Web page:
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Transactions of the Wisconsin Academy of Sciences, Arts and Letters
volume VIII (1888-1891)

Kremers, Edward
The limonene group of Terpenes,   pp. 312-362 PDF (17.2 MB)

Page 312

312      Wisconsin Academy of Sciences, Arts and Letters.
                     By EDWARD KREMERS.
  The following historical study was undertaken with the desire to throw
soni light upon thehistory of the terpenes. This-class of compounds
,has been of interest to chemists ever since organic chemistry may be re-
garded as a science. Year after year the material accumulated until by
the beginning of the last decade it constituted a special lumber-chamber
of chemical literature. The reasons for this disorder are of a varied
character. The thought that every volatile oil contained its peculiar
terpene, when such was present, for a long time seems to have prevailed
in the minds of chemical investigators. Another grave fault is to be
found in the fact that one investigator often gave but little or even no
attention to the researches of others. This brought about serious con-
fusions in the chemical nomenclature, which in ttirn gave rise to mis-
understandings everywhere. The reason why, even in later years, so
little could be done to clear up the subject is to be sought in the fact
that for the most terpenes, no characteristic reactions we're known.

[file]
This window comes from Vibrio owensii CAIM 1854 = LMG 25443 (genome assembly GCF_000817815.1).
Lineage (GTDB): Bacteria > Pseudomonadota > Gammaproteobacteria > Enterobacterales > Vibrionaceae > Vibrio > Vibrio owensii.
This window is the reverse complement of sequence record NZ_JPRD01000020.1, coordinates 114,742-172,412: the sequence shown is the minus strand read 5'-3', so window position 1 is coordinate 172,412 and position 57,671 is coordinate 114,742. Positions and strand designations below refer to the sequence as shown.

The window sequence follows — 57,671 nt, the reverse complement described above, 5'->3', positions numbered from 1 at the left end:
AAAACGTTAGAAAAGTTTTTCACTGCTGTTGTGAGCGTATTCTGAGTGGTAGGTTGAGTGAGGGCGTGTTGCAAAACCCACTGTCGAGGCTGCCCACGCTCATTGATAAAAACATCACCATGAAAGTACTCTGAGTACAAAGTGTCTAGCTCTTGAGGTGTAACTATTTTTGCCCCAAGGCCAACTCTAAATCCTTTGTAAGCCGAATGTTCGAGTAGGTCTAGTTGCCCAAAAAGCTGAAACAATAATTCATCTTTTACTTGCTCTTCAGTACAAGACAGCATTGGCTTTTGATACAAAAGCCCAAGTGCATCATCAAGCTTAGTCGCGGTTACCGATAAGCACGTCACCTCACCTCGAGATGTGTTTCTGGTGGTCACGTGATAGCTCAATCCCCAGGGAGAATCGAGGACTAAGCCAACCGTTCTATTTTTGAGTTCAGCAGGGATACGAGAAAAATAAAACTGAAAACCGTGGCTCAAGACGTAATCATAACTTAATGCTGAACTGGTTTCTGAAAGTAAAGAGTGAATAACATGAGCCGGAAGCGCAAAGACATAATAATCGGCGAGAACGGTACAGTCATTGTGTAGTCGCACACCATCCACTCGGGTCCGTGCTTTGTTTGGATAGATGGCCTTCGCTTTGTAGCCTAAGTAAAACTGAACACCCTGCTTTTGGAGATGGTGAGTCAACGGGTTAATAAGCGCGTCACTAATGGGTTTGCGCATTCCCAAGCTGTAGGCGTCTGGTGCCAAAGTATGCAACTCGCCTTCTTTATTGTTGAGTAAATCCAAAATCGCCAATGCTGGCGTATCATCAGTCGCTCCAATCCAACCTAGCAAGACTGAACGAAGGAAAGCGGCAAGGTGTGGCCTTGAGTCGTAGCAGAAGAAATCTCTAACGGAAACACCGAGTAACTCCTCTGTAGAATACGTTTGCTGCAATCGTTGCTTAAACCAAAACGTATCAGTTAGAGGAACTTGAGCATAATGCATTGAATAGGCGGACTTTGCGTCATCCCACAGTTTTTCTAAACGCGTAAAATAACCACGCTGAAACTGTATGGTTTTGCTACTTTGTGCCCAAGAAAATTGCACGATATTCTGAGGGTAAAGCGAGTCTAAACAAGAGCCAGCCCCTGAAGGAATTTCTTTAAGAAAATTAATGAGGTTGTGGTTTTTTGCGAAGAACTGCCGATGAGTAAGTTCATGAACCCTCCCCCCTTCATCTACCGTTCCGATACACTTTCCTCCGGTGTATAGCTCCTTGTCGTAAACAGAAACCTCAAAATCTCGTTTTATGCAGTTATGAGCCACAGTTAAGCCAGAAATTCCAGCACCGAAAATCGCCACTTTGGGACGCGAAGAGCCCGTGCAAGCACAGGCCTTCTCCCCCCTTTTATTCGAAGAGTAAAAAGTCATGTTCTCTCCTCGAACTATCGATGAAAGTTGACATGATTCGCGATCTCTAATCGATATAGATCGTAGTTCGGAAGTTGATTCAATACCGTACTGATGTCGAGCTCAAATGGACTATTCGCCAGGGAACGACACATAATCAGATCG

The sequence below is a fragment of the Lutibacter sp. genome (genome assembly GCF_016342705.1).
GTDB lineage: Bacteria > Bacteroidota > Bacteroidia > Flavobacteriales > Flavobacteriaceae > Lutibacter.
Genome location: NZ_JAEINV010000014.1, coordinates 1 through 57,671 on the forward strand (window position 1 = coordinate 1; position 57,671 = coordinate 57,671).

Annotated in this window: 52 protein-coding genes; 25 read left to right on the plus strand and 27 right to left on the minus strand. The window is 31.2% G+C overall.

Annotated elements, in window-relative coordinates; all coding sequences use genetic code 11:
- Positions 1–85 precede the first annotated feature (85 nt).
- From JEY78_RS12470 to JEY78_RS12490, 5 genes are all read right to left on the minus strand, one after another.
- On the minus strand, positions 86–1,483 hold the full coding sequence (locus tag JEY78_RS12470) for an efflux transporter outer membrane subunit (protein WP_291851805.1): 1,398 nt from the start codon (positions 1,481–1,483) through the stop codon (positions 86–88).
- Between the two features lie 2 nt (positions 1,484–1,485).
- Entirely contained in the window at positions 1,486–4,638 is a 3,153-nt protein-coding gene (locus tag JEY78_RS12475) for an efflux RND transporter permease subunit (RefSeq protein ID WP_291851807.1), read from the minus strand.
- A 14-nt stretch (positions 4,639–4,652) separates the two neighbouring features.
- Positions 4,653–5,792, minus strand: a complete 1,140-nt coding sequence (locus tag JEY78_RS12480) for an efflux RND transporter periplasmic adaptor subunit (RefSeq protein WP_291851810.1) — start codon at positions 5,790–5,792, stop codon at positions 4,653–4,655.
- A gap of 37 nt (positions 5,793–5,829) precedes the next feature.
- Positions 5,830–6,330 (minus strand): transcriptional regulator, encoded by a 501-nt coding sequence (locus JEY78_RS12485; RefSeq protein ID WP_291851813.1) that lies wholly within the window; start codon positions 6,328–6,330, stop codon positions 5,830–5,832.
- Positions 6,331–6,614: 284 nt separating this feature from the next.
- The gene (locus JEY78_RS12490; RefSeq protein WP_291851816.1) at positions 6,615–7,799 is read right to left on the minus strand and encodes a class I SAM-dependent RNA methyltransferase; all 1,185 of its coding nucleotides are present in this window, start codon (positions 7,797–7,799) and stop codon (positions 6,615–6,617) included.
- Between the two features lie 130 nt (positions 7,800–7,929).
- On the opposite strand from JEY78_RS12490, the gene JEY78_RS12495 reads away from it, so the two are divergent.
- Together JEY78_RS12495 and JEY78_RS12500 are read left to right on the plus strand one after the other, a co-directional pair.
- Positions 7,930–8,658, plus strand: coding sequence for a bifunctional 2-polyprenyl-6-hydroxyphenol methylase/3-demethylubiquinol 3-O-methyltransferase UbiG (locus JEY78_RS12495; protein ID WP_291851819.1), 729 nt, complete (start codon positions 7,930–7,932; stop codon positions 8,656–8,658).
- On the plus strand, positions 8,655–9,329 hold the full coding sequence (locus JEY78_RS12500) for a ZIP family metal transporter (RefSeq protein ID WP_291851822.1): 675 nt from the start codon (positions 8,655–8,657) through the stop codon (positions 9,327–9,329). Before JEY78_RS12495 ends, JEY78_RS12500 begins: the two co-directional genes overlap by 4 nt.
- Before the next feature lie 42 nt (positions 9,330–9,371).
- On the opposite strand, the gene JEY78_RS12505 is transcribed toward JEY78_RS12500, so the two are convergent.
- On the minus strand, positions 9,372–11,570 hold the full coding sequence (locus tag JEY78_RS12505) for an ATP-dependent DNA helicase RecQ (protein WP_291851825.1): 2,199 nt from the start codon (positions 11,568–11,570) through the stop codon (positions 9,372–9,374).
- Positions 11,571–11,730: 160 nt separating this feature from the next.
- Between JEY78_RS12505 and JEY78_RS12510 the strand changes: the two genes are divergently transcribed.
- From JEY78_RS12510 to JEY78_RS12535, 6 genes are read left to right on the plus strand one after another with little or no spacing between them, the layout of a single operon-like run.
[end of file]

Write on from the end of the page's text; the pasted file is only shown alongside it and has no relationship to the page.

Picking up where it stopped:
Since at present, at least some systematic knowledge has been acquired,
it may not be without interest to look back and see who has identified
himself with the problems under consideration, who has aided in their
solution and who has retarded the same. In the course of years the
amount of material has accumulated to such an extent that a survey of
the same is a, difficult matter, even for the person who has made a special
study of the subject. In fact an understanding of the Limonene group
of terpenes became possible only after Prof. Wallach, in 1888, had
demonstrated the relatioiis existing between the members of this group.
  For the better understanding of the subject the following explanatory
remarks may serve as a brief introduction. The limonene group of ter-
penes consists of three hydrocarbons: the optically active, dextrogyrate
and lawvogyrate limonene and the optically inactive dipentene. Whether
the inactive compound resulting from the mixture of equal parts of the
optically active components is identical with dipentene still remains an
open question. Suffice it is to say that all crystallizable derivations of
such an optically inactive mixture are identical with the corresponding
* These notes are translated f rom a series of articles published on this
subject by the
writer in the " Pharmaceutische Rundschau " of 1891 and

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